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‘Recycled teenagers’ celebrate birthdays

Fortunately, there were no candles to blow out.

It would have taken a lot of deep breaths and the addition of a few more oxygen tanks for the group to extinguish all 1,030 flickering flames needed to properly mark the years of this birthday celebration.

The 90s Club hosted its annual birthday party Wednesday at Cracker Barrel, where hot coffee, sweet tea and good times flowed freely. Cupcakes were the dessert of choice, but only after plates of biscuits and cornbread made the rounds and waitresses toted trays of chicken pot pies and blue-plate specials to deliver to their hungry diners.

This is the group’s sixth year to gather for their celebratory lunch to mark another year in the books. It started with Sunday School friends Cecil Rhodes, Julius Summers, Frank Burns, Ralph Calcote and John Smith, though it was Jack Combs who came up with the idea.

Rhodes said several people were turning 90 in their Sunday School class that year, and Combs said he wasn’t going to five separate parties — but he’d go to one.

Summers moved to Tupelo and Smith passed away, leaving Rhodes, Burns and Calcote in charge of the party.

The three men were joined Wednesday by eight other birthday boys and girls who are at least 90 years old. They also invite others from church to join them even if they’ve got a few years to go before they’re eligible to become official members.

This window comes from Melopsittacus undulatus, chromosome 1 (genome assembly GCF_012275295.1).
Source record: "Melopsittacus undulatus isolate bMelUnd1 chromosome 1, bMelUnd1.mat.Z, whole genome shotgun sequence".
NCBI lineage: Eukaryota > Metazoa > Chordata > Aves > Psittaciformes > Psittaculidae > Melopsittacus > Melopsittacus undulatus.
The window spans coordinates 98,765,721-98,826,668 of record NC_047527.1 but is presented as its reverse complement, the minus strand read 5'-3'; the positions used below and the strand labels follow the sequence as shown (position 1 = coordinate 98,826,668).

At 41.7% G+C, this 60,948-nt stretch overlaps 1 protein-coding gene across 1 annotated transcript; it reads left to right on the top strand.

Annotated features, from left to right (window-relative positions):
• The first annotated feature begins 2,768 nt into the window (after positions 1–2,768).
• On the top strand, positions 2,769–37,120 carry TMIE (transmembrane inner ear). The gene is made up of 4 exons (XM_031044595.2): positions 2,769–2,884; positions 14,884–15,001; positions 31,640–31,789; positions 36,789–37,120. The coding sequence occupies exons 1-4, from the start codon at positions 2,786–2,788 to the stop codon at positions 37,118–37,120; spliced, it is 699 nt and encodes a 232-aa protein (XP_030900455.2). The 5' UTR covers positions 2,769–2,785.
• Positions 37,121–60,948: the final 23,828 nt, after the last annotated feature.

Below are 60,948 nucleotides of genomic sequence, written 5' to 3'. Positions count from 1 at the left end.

Rhodes recently turned 98 and the almost-centenarian likes to joke that his crew are recycled teenagers.

Rev. Greg Warnock, their pastor at First Baptist, believes that could very well be true.

“They’re so active, it’s hard to pick out who is in their 90s,” he said.

Jeff Doremus, the education pastor at FBC, has watched this group of elders for his 12 years at the church.

“The thing that I have learned about this 90-year-old group, they stay active with their bodies and their minds,” he said. “They get up with places to go, things to do and people to see.”

Doremus said the 90s Club is a great example to the young people at FBC.

“Everybody should have the kind of outlook they have,” he said. “They are happy to be out and about and enjoying life.”

Sandra Massey is one of those who come to the party to test the waters. At 75, she’s not ready to become a card-carrying member but loves to get together with them for the yearly lunch.

“Most of them have more energy than I do,” said Massey, who teaches the Faith Sunday School class at FBC.

Lois Hart’s daughters came this year even though they buried their mother Dec. 12 — her 93rd birthday. Rhodes, who lived across the street from Hart, invited the two women to join them Wednesday.

Connie Boyd and Diane Davis enjoyed their meal and being surrounded by women and men who knew their momma.

“She loved the fellowship,” Boyd said. “All these ladies were her friends.”